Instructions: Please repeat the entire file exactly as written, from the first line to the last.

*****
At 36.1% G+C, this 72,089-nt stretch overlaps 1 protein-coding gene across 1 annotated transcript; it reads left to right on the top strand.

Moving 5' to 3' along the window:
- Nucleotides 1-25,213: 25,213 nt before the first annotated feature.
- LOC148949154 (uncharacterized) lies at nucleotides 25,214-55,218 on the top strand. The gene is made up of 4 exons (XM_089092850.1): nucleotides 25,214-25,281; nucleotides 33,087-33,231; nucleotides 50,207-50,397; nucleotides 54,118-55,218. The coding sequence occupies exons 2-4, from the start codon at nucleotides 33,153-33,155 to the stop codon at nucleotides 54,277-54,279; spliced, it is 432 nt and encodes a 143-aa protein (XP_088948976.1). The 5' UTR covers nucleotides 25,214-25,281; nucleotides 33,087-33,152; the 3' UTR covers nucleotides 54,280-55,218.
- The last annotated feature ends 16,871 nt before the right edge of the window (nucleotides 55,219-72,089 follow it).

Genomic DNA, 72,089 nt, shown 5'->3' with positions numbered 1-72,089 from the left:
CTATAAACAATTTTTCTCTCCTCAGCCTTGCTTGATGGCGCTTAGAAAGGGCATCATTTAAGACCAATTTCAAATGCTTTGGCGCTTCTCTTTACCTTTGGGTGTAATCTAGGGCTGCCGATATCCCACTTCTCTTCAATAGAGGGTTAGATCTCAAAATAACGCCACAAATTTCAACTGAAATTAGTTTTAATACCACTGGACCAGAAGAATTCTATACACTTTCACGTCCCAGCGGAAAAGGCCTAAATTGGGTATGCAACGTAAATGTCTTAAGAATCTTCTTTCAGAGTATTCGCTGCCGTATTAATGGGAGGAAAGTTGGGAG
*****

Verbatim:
At 36.1% G+C, this 72,089-nt stretch overlaps 1 protein-coding gene across 1 annotated transcript; it reads left to right on the top strand.

Moving 5' to 3' along the window:
- Nucleotides 1-25,213: 25,213 nt before the first annotated feature.
- LOC148949154 (uncharacterized) lies at nucleotides 25,214-55,218 on the top strand. The gene is made up of 4 exons (XM_089092850.1): nucleotides 25,214-25,281; nucleotides 33,087-33,231; nucleotides 50,207-50,397; nucleotides 54,118-55,218. The coding sequence occupies exons 2-4, from the start codon at nucleotides 33,153-33,155 to the stop codon at nucleotides 54,277-54,279; spliced, it is 432 nt and encodes a 143-aa protein (XP_088948976.1). The 5' UTR covers nucleotides 25,214-25,281; nucleotides 33,087-33,152; the 3' UTR covers nucleotides 54,280-55,218.
- The last annotated feature ends 16,871 nt before the right edge of the window (nucleotides 55,219-72,089 follow it).

Genomic DNA, 72,089 nt, shown 5'->3' with positions numbered 1-72,089 from the left:
CTATAAACAATTTTTCTCTCCTCAGCCTTGCTTGATGGCGCTTAGAAAGGGCATCATTTAAGACCAATTTCAAATGCTTTGGCGCTTCTCTTTACCTTTGGGTGTAATCTAGGGCTGCCGATATCCCACTTCTCTTCAATAGAGGGTTAGATCTCAAAATAACGCCACAAATTTCAACTGAAATTAGTTTTAATACCACTGGACCAGAAGAATTCTATACACTTTCACGTCCCAGCGGAAAAGGCCTAAATTGGGTATGCAACGTAAATGTCTTAAGAATCTTCTTTCAGAGTATTCGCTGCCGTATTAATGGGAGGAAAGTTGGGAG